Is Asia Underrepresented in World Literature?

In Discussion by Edward Nawotka

Nobel and Asia

By Edward Nawotka

Today’s lead story by Miguel Syjuco discusses changes to the Man Asia Literary Prize, an award that was designed to bring more attention to writers from Asia. Considering that some 60% of the world’s population lives in Asia, many of them eager to learn English and exchange cultural ideas, it brings up the question: Is Asia underrepresented in world literature as it is known in the West?

My initial thought is “yes.” Taking Nobel Prize-winners as a rough gauge you can see that in 109 years of the prize, there have been only four winners from Asia: Gao Xingjian from China in 2000, Kenzaburo Oe in 1994, Yasunari Kawabata in 1968, and Rabindranath Tagore in 1913.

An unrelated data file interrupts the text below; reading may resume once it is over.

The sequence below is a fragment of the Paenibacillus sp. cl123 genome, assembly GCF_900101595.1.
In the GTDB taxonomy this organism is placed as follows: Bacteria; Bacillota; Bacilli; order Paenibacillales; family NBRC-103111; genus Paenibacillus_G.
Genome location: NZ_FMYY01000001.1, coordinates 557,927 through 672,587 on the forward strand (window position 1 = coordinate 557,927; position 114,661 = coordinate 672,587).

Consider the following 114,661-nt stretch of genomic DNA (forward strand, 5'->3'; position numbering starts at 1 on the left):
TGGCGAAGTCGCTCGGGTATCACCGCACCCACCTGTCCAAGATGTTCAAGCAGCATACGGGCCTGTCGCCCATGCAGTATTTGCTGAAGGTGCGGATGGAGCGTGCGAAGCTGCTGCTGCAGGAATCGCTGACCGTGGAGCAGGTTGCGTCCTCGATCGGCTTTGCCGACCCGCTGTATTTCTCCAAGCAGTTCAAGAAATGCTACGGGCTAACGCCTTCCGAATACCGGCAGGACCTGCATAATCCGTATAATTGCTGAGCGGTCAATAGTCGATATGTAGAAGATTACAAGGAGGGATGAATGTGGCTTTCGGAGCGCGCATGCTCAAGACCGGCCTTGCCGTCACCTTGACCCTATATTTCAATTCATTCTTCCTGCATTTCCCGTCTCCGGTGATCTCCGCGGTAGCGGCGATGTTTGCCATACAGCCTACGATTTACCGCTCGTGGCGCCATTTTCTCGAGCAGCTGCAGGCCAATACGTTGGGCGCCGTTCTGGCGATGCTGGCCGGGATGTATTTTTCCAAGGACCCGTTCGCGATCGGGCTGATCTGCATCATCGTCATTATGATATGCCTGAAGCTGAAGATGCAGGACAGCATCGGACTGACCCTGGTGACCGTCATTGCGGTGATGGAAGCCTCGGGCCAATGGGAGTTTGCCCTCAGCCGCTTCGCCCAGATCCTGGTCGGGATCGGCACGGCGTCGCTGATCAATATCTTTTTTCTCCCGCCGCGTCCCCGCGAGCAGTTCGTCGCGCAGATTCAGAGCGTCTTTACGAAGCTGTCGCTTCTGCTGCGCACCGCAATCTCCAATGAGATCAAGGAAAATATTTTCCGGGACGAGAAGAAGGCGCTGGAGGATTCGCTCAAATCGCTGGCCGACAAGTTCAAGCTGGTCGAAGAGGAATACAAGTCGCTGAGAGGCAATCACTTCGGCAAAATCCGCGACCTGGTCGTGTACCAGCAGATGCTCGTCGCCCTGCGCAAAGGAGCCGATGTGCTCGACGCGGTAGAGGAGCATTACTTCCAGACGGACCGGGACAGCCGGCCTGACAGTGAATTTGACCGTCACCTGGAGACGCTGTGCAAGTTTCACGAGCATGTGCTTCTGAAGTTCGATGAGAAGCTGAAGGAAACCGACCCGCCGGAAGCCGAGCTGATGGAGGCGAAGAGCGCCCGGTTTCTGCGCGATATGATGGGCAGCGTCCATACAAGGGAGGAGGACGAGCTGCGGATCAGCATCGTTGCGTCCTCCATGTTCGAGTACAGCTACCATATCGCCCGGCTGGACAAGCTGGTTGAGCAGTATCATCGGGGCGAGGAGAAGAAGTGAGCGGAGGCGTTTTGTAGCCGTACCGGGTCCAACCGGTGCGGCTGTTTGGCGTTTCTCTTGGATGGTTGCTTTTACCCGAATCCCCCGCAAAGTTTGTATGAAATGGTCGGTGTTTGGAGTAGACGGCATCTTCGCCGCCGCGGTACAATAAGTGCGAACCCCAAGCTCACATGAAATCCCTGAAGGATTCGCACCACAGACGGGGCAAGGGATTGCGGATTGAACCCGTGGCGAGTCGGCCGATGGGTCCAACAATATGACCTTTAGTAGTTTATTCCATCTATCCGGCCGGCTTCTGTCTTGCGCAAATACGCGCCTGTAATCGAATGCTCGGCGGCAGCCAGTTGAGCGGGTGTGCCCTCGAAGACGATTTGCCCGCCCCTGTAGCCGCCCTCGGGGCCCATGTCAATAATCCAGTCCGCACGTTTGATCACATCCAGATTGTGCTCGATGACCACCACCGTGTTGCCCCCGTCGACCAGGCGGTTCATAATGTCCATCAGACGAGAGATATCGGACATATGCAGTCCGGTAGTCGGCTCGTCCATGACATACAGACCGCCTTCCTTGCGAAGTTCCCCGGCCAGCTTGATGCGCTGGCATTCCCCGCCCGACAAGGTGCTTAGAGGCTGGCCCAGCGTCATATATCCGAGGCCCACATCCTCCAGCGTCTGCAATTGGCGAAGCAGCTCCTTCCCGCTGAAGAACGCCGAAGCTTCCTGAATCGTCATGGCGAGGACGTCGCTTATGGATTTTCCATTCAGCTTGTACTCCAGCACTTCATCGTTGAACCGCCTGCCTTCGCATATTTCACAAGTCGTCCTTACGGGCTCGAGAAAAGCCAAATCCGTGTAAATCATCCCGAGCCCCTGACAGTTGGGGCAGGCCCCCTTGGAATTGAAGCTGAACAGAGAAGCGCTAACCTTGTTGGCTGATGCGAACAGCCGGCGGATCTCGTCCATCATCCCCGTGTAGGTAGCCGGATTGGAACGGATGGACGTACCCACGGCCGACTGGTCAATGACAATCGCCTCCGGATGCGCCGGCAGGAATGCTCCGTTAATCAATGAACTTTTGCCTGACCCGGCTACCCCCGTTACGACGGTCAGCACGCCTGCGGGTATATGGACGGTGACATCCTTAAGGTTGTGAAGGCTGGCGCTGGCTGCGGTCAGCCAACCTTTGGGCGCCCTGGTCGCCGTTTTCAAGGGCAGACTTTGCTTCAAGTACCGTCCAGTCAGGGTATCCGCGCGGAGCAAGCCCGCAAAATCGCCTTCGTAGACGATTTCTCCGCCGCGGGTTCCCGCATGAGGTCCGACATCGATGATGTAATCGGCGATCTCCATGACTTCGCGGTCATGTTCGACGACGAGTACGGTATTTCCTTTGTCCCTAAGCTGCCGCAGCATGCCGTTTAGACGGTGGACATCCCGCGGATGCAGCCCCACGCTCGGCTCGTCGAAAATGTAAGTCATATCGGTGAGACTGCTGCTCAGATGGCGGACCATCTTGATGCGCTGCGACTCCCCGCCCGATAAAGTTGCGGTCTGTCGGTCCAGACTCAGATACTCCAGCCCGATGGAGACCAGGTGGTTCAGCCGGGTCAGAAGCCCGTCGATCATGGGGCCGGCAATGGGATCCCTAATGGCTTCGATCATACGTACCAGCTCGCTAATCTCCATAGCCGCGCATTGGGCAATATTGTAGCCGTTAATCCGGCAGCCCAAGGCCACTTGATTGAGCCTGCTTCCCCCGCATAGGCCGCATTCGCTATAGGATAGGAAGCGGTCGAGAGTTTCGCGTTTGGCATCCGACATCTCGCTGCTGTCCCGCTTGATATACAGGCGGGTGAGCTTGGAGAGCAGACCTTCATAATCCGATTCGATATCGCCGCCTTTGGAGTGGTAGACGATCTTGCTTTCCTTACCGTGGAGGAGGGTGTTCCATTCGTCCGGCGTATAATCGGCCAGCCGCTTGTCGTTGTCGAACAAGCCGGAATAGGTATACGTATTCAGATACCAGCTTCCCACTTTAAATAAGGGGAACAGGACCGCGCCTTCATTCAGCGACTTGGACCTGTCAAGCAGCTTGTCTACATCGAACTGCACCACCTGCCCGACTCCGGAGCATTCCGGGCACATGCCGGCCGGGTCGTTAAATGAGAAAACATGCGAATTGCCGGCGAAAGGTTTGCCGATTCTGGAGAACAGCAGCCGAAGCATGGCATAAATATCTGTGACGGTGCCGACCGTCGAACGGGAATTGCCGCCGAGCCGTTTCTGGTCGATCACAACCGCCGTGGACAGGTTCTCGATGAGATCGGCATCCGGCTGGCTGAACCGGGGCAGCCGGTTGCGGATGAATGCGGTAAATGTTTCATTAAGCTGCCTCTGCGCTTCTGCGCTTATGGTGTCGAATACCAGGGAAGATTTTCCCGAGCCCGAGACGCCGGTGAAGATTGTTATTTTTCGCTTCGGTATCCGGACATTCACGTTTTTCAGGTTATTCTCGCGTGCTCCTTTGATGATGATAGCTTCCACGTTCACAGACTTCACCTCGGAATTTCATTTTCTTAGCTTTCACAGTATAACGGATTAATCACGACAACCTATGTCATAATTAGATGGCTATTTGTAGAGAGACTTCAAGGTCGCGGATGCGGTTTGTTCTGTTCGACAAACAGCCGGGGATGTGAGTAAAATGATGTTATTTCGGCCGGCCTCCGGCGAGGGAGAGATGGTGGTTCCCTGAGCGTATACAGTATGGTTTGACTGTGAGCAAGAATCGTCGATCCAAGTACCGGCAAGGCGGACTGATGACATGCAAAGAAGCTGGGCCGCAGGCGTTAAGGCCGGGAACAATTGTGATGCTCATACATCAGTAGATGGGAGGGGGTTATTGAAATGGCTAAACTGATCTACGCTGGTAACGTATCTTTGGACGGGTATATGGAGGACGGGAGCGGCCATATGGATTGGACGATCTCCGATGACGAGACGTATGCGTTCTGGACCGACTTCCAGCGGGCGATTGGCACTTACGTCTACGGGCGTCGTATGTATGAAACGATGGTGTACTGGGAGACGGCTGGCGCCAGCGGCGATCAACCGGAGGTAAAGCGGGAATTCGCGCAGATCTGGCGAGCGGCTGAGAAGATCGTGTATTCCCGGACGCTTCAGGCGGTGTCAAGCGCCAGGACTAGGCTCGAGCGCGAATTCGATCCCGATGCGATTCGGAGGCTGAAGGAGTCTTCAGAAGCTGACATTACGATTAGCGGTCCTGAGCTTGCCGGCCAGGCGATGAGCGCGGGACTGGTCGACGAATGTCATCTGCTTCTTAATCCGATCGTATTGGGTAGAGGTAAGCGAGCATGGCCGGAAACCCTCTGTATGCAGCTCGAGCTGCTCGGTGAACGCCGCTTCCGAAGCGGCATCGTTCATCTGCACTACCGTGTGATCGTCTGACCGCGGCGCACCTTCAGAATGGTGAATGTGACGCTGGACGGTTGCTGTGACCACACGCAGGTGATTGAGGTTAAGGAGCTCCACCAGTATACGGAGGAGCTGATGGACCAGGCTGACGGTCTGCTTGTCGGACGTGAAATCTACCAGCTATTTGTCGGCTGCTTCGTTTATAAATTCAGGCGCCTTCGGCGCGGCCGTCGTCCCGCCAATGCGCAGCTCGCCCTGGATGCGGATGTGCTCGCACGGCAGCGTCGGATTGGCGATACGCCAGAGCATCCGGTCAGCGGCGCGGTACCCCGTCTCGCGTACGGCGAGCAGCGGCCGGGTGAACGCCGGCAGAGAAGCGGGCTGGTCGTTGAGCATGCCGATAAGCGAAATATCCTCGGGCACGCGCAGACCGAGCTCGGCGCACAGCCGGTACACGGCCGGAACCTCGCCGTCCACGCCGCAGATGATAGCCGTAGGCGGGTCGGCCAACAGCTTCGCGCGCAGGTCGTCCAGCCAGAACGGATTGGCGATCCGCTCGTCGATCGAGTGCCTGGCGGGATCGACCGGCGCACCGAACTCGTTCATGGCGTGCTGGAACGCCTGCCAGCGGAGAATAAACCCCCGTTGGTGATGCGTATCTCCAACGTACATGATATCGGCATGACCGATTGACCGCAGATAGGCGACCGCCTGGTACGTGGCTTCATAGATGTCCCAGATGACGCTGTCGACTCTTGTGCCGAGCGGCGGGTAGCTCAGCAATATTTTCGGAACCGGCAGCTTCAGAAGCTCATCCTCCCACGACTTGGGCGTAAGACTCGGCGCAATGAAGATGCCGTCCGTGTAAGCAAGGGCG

It’s a surprising statistic and a shocking situation — one that deserves to be rectified. But how?

Tell us your thoughts in the comments below or via Twitter using #ppdiscuss.

About the Author

Edward Nawotka

A widely published critic and essayist, Edward Nawotka serves as a speaker, educator and consultant for institutions and businesses involved in the global publishing and content industries. He was also editor-in-chief of Publishing Perspectives since the launch of the publication in 2009 until January 2016.